Two Landmark funerals within four weeks! The first for a new life cut short, the second for someone who didn't quite reach 91.
Today's service involved no body in a coffin, no representative of god, no celebrant. And yet there was the presence of this beloved woman in all the testimonials by family and friends. There was the presence of a great spirit. There was celebration. She was a woman adventurous in both body and mind, a matriarch in the grandest and most generous tradition. Her offspring, grandchildren and great grandchildren knew her as one who breathed aliveness, self-expression and the freedom to create life into every one of them. Some anecdotes made us dab our eyes; some made us laugh in recognition, not only of her unique personality but of our own foibles and humanity.
We gathered in a coastal community centre; she had died at home with windows wide open for the sound of the sea and the birds she loved. Before she lost consciousness, she gazed to infinity across a mauve and azure ocean. She told people: "I'm dying now. It's perfect. This is exactly the way it should be. It's my time." She inspired us all as the manner of her dying was recounted, as she had in her life.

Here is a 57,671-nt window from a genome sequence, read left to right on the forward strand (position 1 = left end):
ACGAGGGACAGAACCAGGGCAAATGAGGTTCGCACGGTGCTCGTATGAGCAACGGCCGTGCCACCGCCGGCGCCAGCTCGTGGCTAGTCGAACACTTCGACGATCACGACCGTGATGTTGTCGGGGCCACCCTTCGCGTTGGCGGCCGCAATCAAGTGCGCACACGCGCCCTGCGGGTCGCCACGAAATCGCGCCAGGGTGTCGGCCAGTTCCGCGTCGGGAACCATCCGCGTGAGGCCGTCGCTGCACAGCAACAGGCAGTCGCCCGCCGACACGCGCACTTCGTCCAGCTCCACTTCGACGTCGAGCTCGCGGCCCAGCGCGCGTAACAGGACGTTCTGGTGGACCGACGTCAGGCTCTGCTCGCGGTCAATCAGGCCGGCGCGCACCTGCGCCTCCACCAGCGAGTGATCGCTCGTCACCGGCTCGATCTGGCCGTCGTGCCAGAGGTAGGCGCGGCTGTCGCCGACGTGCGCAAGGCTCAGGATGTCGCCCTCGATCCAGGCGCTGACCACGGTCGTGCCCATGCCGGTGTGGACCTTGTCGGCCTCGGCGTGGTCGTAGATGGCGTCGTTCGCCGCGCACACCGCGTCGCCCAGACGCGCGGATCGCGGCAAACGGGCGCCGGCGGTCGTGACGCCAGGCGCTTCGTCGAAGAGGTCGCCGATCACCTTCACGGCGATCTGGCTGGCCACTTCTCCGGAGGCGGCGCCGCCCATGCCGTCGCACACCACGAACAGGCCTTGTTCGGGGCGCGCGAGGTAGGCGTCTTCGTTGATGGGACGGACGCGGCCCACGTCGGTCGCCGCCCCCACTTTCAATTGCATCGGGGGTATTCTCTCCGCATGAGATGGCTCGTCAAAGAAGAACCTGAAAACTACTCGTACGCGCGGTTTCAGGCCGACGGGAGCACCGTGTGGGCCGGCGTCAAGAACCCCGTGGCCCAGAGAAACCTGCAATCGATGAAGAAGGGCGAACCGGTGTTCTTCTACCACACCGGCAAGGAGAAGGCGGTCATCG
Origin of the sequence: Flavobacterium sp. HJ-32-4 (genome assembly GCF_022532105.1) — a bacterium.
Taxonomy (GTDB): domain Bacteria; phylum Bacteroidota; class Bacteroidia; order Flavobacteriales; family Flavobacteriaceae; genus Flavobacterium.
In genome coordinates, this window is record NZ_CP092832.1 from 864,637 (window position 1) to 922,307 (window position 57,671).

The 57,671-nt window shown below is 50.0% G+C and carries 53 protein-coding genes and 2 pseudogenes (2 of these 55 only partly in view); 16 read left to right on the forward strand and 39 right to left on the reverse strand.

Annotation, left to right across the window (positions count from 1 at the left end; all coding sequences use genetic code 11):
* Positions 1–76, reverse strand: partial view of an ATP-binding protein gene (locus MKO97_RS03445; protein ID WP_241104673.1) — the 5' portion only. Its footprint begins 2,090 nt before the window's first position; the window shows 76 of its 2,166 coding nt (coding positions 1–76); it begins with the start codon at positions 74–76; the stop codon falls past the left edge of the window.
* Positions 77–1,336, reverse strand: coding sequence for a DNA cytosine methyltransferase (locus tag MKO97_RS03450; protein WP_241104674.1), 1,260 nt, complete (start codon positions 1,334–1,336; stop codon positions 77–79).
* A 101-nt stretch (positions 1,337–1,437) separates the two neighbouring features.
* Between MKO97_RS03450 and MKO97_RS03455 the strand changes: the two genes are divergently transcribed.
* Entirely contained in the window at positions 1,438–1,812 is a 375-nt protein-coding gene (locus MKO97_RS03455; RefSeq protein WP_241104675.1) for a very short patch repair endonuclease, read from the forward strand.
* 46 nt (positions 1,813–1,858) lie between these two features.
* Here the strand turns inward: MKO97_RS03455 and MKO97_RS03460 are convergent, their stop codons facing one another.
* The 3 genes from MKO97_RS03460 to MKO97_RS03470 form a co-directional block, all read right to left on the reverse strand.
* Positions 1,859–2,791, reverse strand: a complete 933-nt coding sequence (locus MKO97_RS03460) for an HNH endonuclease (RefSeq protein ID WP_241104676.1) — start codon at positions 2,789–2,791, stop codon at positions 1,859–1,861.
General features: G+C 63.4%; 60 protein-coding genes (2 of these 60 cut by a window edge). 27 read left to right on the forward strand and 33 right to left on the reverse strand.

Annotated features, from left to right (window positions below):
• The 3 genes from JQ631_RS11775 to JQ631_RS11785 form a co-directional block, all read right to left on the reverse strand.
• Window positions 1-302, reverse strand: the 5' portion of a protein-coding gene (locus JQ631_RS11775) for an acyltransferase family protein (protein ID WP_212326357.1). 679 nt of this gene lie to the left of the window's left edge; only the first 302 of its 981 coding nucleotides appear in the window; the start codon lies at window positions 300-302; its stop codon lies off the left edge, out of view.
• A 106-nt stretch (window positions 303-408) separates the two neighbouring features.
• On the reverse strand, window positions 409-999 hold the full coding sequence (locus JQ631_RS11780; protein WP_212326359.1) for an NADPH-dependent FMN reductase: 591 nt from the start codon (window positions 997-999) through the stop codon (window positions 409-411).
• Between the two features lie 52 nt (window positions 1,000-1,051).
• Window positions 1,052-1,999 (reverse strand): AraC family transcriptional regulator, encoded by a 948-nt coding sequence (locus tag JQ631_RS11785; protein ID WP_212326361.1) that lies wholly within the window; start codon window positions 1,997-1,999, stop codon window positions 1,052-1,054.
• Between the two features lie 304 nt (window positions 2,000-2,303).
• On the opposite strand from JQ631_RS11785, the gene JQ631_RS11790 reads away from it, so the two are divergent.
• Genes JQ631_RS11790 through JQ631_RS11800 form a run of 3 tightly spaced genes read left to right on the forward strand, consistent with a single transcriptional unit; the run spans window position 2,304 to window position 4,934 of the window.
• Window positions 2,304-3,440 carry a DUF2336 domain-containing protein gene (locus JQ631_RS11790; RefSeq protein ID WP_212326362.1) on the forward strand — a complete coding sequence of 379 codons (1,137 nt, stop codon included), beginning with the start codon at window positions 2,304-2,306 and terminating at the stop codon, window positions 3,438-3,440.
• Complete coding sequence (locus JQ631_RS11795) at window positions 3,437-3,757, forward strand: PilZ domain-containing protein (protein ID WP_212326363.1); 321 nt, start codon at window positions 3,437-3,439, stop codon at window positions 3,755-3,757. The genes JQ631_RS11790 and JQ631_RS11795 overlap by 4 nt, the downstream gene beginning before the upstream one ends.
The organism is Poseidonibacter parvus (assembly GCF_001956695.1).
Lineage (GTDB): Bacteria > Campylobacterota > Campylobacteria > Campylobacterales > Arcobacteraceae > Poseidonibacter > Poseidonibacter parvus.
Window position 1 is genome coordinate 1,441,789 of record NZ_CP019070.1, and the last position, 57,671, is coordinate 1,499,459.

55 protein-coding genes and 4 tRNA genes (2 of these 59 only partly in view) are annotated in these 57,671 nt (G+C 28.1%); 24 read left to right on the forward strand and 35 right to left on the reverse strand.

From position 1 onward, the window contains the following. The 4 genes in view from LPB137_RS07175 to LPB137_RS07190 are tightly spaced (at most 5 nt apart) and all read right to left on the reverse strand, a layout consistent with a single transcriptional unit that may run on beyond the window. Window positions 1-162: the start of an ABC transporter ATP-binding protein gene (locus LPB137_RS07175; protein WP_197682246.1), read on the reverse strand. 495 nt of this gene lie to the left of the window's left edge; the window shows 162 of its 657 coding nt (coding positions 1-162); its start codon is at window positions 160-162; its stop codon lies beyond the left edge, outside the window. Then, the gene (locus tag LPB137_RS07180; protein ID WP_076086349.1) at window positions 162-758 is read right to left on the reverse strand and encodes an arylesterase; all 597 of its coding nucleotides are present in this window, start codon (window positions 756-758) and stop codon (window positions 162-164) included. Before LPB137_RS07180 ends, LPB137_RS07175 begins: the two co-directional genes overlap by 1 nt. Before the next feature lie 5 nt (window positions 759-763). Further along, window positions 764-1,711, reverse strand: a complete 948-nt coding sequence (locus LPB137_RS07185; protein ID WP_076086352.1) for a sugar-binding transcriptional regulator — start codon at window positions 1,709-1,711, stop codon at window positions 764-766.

I loved her because she made me feel special, she made everyone she met feel special. She was interested, attentive when you were with her. She included you, fed you power and grace in her conversations with you. She loved classical music. We spent a few minutes with Beethoven's Concerto # 3. It rang like bells, pulled and pushed like waves, it rolled through the fibres of my being like surf, and I was moved like a grain of sand with the beauty and the emotion in the slow notes. A photo of her with playing cards laid out on a table in front of her presided. We spoke to her, and thanked her for the extraordinary life she had completed, the gift she was, and the difference she had made to every single one of us.
Vale Edith Barton.